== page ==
The William A. Bradley Agency archive represents the careers of William Aspenwall Bradley (1878-1939) and his wife Jenny Serruys Bradley, the American, Paris-based literary agents whose clientele included Kay Boyle, Aleister Crowley, F. Scott Fitzgerald, Ford Madox Ford, Radclyffe Hall, D. H. Lawrence, Sinclair Lewis, Henry Miller, Gertrude Stein, Allen Tate, and Evelyn Waugh, as well as Russian emigré writers. There are extensive correspondence files with French, British, and American publishers as well, notably Alfred A. Knopf Inc. After William's death, Jenny Bradley added new talent to her already distinguished list, handling European rights for Thomas Mann and representing Margaret Mitchell, whose novel Gone With The Wind (1936) had become a cult favorite in France.
Among other literary agents represented by significant archival holdings at the Ransom Center are Morris Colles (1855-1926), Derek Gardner (1960s), David Higham Associates (1951-1994), A. D. Peters (1926-1963), and James B. Pinker (1901-1939). The careers of Graham Greene, Dylan Thomas, Edith Sitwell, and many other prominent writers are documented in the Higham Archive. The A. D. Peters archive is notable for an extensive client list, which included John Collier, Julian Huxley, Arthur Koestler, Liam O'Flaherty, V. S. Pritchett, Terence Rattigan, and Evelyn Waugh.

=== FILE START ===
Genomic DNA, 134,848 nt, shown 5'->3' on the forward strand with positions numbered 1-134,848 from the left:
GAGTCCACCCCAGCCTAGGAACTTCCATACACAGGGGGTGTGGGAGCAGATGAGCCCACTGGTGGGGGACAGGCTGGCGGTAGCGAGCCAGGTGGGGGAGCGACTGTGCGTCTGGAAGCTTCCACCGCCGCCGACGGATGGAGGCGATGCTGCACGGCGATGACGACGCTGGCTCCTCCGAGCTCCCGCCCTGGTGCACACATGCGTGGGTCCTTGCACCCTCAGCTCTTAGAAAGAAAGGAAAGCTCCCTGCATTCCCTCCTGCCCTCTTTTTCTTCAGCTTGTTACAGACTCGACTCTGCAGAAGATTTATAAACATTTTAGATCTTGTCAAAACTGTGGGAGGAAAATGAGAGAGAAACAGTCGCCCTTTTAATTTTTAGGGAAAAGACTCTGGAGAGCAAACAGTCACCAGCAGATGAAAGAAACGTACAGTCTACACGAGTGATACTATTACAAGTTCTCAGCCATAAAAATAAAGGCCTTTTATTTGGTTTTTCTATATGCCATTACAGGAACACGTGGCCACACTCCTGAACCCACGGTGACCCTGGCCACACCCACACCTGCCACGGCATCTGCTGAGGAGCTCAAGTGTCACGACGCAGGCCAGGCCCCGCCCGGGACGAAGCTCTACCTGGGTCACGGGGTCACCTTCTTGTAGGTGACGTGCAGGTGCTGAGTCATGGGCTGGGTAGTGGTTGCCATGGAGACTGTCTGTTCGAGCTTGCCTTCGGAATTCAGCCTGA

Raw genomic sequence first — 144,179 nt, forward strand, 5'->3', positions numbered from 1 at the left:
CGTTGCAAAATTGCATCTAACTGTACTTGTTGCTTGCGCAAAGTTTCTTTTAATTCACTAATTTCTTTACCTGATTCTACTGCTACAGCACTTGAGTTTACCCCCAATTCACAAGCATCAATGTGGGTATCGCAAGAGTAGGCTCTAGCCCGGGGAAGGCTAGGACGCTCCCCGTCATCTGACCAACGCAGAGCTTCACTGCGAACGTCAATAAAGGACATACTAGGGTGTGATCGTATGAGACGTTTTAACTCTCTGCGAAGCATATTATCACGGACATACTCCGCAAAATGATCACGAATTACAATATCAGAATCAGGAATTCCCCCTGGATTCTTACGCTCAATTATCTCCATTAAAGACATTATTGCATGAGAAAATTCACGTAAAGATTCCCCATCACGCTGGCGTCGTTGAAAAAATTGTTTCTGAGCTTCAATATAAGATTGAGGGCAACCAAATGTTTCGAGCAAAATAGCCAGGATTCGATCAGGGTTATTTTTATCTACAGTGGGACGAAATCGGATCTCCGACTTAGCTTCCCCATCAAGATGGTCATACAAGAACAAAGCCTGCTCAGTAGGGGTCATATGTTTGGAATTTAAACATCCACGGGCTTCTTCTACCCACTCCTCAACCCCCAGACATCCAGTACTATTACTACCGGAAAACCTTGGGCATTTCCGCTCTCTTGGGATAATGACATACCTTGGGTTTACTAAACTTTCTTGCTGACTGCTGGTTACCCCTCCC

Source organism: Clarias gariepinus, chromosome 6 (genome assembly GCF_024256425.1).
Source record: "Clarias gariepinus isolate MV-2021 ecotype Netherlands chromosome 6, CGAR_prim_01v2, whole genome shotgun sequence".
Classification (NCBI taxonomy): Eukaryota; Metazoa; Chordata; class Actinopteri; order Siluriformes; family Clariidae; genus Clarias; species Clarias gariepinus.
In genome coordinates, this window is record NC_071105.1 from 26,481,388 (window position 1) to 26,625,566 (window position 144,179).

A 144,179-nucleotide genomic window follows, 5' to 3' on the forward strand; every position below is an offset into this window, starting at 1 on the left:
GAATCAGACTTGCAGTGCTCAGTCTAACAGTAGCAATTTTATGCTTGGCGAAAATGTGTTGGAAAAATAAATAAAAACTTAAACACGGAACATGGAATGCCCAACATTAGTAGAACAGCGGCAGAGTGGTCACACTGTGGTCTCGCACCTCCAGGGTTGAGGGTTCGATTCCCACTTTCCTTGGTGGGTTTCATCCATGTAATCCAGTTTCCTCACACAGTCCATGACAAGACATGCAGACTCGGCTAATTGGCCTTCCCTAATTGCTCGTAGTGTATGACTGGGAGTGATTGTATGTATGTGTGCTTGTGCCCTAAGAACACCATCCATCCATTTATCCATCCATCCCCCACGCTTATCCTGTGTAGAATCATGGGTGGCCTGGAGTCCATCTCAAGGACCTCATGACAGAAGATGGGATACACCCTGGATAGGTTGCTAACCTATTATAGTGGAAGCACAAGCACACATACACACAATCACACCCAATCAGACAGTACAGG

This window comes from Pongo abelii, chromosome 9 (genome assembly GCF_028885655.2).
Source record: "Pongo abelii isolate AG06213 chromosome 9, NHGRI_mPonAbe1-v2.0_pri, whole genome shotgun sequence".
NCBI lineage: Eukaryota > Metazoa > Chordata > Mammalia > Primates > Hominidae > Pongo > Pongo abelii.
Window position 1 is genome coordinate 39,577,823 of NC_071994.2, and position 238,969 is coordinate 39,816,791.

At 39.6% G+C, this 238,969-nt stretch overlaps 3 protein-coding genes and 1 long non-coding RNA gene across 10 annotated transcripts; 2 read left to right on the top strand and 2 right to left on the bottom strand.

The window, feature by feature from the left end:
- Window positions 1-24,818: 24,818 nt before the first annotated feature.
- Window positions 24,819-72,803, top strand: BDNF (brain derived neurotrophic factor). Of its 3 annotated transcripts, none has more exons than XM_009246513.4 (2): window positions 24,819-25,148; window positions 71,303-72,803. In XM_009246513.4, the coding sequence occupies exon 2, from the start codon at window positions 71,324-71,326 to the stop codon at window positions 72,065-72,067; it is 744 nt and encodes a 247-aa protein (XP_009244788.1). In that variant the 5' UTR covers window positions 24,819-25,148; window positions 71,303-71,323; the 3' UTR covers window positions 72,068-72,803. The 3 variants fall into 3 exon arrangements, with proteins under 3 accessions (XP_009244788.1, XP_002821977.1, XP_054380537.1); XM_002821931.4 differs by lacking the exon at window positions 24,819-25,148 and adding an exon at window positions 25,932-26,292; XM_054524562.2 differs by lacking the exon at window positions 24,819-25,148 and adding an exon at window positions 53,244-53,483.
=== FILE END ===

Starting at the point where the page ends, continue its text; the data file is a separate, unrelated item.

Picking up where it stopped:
Magazines & Journals
The archive of Alice Corbin Henderson (1881-1949) documents her editorial involvement in Poetry: A Magazine of Verse (1912-1936), and the seminal The New Poetry: An Anthology (1917, 1923) over which she and co-editor Harriet Monroe eventually fell out. Henderson's library of six hundred fifty volumes, with its wide selection of small literary magazines, is rich in contemporary poetry.
Representing the work of Idella Purnell Stone (1901-1982), poet and editor of Palms (1923-1930), published out of Guadalajara, Mexico, are the magazine's editorial files, correspondence, and numerous manuscripts submitted for review, as well as manuscripts of Stone's own poetry.
The correspondence archive for Echanges: A Quarterly Review of Literature in English and in French, published in Paris (1929-1932) by Allanah Harper (1904-1992), includes letters from many writers associated with the Bloomsbury group, as well as from Gertrude Stein's circle. The archive is complemented by Harper's personal papers.
From 1931 to 1935 Milton A. Abernethy and A. J. Buttitta edited Contempo magazine from their Intimate Bookshop in Chapel Hill, North Carolina. Publishing a portion of Joyce's Work in Progress, a special all-Faulkner issue, and two numbers on the Scottsboro trials, they established themselves as both original and controversial. In addition to a complete run of the magazine, Buttitta's collection of literary correspondence is held at the Ransom Center, as well as five hundred twenty-five submitted manuscripts and business papers for the magazine and bookshop.